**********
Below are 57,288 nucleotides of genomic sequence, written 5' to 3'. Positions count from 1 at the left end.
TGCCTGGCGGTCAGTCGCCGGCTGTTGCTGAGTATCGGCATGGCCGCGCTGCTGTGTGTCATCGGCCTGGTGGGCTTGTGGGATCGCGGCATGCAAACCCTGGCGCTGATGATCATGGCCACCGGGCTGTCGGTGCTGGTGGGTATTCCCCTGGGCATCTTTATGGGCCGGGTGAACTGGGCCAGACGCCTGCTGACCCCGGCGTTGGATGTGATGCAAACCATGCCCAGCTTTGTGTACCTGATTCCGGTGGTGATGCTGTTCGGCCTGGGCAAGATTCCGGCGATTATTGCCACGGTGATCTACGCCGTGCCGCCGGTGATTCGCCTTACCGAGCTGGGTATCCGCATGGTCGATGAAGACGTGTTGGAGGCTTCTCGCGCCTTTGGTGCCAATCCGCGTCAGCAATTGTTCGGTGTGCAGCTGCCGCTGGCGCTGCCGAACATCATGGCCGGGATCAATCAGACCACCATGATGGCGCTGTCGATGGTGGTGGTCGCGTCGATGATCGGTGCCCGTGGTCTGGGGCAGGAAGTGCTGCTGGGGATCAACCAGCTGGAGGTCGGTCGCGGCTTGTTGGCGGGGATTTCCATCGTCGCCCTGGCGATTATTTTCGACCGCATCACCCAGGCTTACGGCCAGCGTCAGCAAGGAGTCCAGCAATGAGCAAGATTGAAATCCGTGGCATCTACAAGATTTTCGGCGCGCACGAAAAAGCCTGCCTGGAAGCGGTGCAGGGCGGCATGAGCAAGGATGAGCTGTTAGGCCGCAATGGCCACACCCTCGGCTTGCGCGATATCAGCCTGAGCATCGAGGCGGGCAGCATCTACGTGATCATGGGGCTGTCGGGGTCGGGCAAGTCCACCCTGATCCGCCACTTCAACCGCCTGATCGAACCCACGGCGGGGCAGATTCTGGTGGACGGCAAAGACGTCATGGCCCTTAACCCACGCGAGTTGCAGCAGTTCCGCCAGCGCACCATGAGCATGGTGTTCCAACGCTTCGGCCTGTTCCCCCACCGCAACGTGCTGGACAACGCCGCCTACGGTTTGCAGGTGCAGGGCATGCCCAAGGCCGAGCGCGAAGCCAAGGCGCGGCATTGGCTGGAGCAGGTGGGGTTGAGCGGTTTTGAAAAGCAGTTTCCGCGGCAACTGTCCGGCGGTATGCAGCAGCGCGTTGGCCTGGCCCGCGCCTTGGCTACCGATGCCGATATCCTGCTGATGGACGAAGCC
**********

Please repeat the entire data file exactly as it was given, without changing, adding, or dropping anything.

Below are 57,288 nucleotides of genomic sequence, written 5' to 3'. Positions count from 1 at the left end.
TGCCTGGCGGTCAGTCGCCGGCTGTTGCTGAGTATCGGCATGGCCGCGCTGCTGTGTGTCATCGGCCTGGTGGGCTTGTGGGATCGCGGCATGCAAACCCTGGCGCTGATGATCATGGCCACCGGGCTGTCGGTGCTGGTGGGTATTCCCCTGGGCATCTTTATGGGCCGGGTGAACTGGGCCAGACGCCTGCTGACCCCGGCGTTGGATGTGATGCAAACCATGCCCAGCTTTGTGTACCTGATTCCGGTGGTGATGCTGTTCGGCCTGGGCAAGATTCCGGCGATTATTGCCACGGTGATCTACGCCGTGCCGCCGGTGATTCGCCTTACCGAGCTGGGTATCCGCATGGTCGATGAAGACGTGTTGGAGGCTTCTCGCGCCTTTGGTGCCAATCCGCGTCAGCAATTGTTCGGTGTGCAGCTGCCGCTGGCGCTGCCGAACATCATGGCCGGGATCAATCAGACCACCATGATGGCGCTGTCGATGGTGGTGGTCGCGTCGATGATCGGTGCCCGTGGTCTGGGGCAGGAAGTGCTGCTGGGGATCAACCAGCTGGAGGTCGGTCGCGGCTTGTTGGCGGGGATTTCCATCGTCGCCCTGGCGATTATTTTCGACCGCATCACCCAGGCTTACGGCCAGCGTCAGCAAGGAGTCCAGCAATGAGCAAGATTGAAATCCGTGGCATCTACAAGATTTTCGGCGCGCACGAAAAAGCCTGCCTGGAAGCGGTGCAGGGCGGCATGAGCAAGGATGAGCTGTTAGGCCGCAATGGCCACACCCTCGGCTTGCGCGATATCAGCCTGAGCATCGAGGCGGGCAGCATCTACGTGATCATGGGGCTGTCGGGGTCGGGCAAGTCCACCCTGATCCGCCACTTCAACCGCCTGATCGAACCCACGGCGGGGCAGATTCTGGTGGACGGCAAAGACGTCATGGCCCTTAACCCACGCGAGTTGCAGCAGTTCCGCCAGCGCACCATGAGCATGGTGTTCCAACGCTTCGGCCTGTTCCCCCACCGCAACGTGCTGGACAACGCCGCCTACGGTTTGCAGGTGCAGGGCATGCCCAAGGCCGAGCGCGAAGCCAAGGCGCGGCATTGGCTGGAGCAGGTGGGGTTGAGCGGTTTTGAAAAGCAGTTTCCGCGGCAACTGTCCGGCGGTATGCAGCAGCGCGTTGGCCTGGCCCGCGCCTTGGCTACCGATGCCGATATCCTGCTGATGGACGAAGCC